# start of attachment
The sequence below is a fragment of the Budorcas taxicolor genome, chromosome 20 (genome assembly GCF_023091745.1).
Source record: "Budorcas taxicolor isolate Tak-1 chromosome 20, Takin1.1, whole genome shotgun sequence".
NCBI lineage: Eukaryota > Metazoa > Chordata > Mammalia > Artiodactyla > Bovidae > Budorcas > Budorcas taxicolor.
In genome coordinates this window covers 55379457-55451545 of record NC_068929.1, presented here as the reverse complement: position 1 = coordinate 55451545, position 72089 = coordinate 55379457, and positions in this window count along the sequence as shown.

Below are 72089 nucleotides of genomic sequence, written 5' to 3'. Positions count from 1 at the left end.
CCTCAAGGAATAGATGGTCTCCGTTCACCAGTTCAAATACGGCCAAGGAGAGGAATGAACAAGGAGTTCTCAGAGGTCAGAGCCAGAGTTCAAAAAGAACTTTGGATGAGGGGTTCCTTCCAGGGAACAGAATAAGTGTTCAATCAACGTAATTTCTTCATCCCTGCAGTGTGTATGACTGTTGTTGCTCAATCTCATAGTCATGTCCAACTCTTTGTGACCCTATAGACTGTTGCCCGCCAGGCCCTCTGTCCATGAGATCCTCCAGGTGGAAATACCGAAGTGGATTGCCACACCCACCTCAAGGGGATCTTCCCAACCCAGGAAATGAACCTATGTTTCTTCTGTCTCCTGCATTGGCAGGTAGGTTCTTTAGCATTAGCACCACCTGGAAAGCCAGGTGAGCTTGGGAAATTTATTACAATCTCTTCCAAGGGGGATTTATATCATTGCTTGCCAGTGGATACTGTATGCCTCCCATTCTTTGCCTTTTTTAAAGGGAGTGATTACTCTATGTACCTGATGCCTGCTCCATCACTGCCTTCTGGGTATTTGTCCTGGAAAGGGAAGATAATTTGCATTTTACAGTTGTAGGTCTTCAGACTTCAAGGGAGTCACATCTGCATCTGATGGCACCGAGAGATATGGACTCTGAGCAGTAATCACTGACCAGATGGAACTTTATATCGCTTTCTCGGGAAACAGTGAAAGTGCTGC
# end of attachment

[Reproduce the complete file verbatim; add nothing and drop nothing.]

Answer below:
The sequence below is a fragment of the Budorcas taxicolor genome, chromosome 20 (genome assembly GCF_023091745.1).
Source record: "Budorcas taxicolor isolate Tak-1 chromosome 20, Takin1.1, whole genome shotgun sequence".
NCBI lineage: Eukaryota > Metazoa > Chordata > Mammalia > Artiodactyla > Bovidae > Budorcas > Budorcas taxicolor.
In genome coordinates this window covers 55379457-55451545 of record NC_068929.1, presented here as the reverse complement: position 1 = coordinate 55451545, position 72089 = coordinate 55379457, and positions in this window count along the sequence as shown.

Below are 72089 nucleotides of genomic sequence, written 5' to 3'. Positions count from 1 at the left end.
CCTCAAGGAATAGATGGTCTCCGTTCACCAGTTCAAATACGGCCAAGGAGAGGAATGAACAAGGAGTTCTCAGAGGTCAGAGCCAGAGTTCAAAAAGAACTTTGGATGAGGGGTTCCTTCCAGGGAACAGAATAAGTGTTCAATCAACGTAATTTCTTCATCCCTGCAGTGTGTATGACTGTTGTTGCTCAATCTCATAGTCATGTCCAACTCTTTGTGACCCTATAGACTGTTGCCCGCCAGGCCCTCTGTCCATGAGATCCTCCAGGTGGAAATACCGAAGTGGATTGCCACACCCACCTCAAGGGGATCTTCCCAACCCAGGAAATGAACCTATGTTTCTTCTGTCTCCTGCATTGGCAGGTAGGTTCTTTAGCATTAGCACCACCTGGAAAGCCAGGTGAGCTTGGGAAATTTATTACAATCTCTTCCAAGGGGGATTTATATCATTGCTTGCCAGTGGATACTGTATGCCTCCCATTCTTTGCCTTTTTTAAAGGGAGTGATTACTCTATGTACCTGATGCCTGCTCCATCACTGCCTTCTGGGTATTTGTCCTGGAAAGGGAAGATAATTTGCATTTTACAGTTGTAGGTCTTCAGACTTCAAGGGAGTCACATCTGCATCTGATGGCACCGAGAGATATGGACTCTGAGCAGTAATCACTGACCAGATGGAACTTTATATCGCTTTCTCGGGAAACAGTGAAAGTGCTGC